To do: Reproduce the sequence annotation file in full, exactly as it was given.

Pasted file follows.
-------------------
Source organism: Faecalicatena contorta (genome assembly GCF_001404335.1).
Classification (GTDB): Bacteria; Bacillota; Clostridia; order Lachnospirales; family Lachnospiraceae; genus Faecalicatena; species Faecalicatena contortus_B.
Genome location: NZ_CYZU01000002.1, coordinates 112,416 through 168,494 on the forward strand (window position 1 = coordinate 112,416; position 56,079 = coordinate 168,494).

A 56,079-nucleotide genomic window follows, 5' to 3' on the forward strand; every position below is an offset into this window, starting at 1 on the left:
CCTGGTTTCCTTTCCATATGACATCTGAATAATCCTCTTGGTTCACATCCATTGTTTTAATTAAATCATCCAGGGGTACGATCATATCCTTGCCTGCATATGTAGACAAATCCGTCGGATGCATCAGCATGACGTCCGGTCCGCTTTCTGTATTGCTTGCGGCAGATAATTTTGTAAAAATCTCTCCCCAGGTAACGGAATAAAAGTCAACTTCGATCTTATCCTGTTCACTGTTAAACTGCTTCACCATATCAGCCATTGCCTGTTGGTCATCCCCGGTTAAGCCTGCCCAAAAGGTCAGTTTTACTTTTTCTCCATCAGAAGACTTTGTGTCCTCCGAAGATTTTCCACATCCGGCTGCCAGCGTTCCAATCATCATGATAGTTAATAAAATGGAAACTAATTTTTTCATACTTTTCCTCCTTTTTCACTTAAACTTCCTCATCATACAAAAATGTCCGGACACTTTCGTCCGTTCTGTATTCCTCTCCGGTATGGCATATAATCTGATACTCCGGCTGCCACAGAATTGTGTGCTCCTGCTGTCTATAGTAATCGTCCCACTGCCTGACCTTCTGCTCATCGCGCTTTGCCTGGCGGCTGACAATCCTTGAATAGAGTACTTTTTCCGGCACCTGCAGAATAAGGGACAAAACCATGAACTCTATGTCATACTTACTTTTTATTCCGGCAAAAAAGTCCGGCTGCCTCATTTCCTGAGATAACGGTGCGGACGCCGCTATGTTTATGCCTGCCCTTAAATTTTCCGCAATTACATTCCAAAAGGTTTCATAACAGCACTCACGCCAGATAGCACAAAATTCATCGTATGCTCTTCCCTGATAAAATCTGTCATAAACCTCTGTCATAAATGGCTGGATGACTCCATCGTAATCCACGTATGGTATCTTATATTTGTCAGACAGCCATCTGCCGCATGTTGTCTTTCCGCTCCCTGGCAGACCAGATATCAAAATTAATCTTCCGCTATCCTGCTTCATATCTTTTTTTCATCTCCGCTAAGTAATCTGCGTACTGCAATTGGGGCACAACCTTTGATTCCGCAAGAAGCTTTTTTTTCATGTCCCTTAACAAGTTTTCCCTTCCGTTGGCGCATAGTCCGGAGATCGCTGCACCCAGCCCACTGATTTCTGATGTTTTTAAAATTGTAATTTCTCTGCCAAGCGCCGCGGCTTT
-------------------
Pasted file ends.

Source organism: Faecalicatena contorta (genome assembly GCF_001404335.1).
Classification (GTDB): Bacteria; Bacillota; Clostridia; order Lachnospirales; family Lachnospiraceae; genus Faecalicatena; species Faecalicatena contortus_B.
Genome location: NZ_CYZU01000002.1, coordinates 112,416 through 168,494 on the forward strand (window position 1 = coordinate 112,416; position 56,079 = coordinate 168,494).

A 56,079-nucleotide genomic window follows, 5' to 3' on the forward strand; every position below is an offset into this window, starting at 1 on the left:
CCTGGTTTCCTTTCCATATGACATCTGAATAATCCTCTTGGTTCACATCCATTGTTTTAATTAAATCATCCAGGGGTACGATCATATCCTTGCCTGCATATGTAGACAAATCCGTCGGATGCATCAGCATGACGTCCGGTCCGCTTTCTGTATTGCTTGCGGCAGATAATTTTGTAAAAATCTCTCCCCAGGTAACGGAATAAAAGTCAACTTCGATCTTATCCTGTTCACTGTTAAACTGCTTCACCATATCAGCCATTGCCTGTTGGTCATCCCCGGTTAAGCCTGCCCAAAAGGTCAGTTTTACTTTTTCTCCATCAGAAGACTTTGTGTCCTCCGAAGATTTTCCACATCCGGCTGCCAGCGTTCCAATCATCATGATAGTTAATAAAATGGAAACTAATTTTTTCATACTTTTCCTCCTTTTTCACTTAAACTTCCTCATCATACAAAAATGTCCGGACACTTTCGTCCGTTCTGTATTCCTCTCCGGTATGGCATATAATCTGATACTCCGGCTGCCACAGAATTGTGTGCTCCTGCTGTCTATAGTAATCGTCCCACTGCCTGACCTTCTGCTCATCGCGCTTTGCCTGGCGGCTGACAATCCTTGAATAGAGTACTTTTTCCGGCACCTGCAGAATAAGGGACAAAACCATGAACTCTATGTCATACTTACTTTTTATTCCGGCAAAAAAGTCCGGCTGCCTCATTTCCTGAGATAACGGTGCGGACGCCGCTATGTTTATGCCTGCCCTTAAATTTTCCGCAATTACATTCCAAAAGGTTTCATAACAGCACTCACGCCAGATAGCACAAAATTCATCGTATGCTCTTCCCTGATAAAATCTGTCATAAACCTCTGTCATAAATGGCTGGATGACTCCATCGTAATCCACGTATGGTATCTTATATTTGTCAGACAGCCATCTGCCGCATGTTGTCTTTCCGCTCCCTGGCAGACCAGATATCAAAATTAATCTTCCGCTATCCTGCTTCATATCTTTTTTTCATCTCCGCTAAGTAATCTGCGTACTGCAATTGGGGCACAACCTTTGATTCCGCAAGAAGCTTTTTTTTCATGTCCCTTAACAAGTTTTCCCTTCCGTTGGCGCATAGTCCGGAGATCGCTGCACCCAGCCCACTGATTTCTGATGTTTTTAAAATTGTAATTTCTCTGCCAAGCGCCGCGGCTTT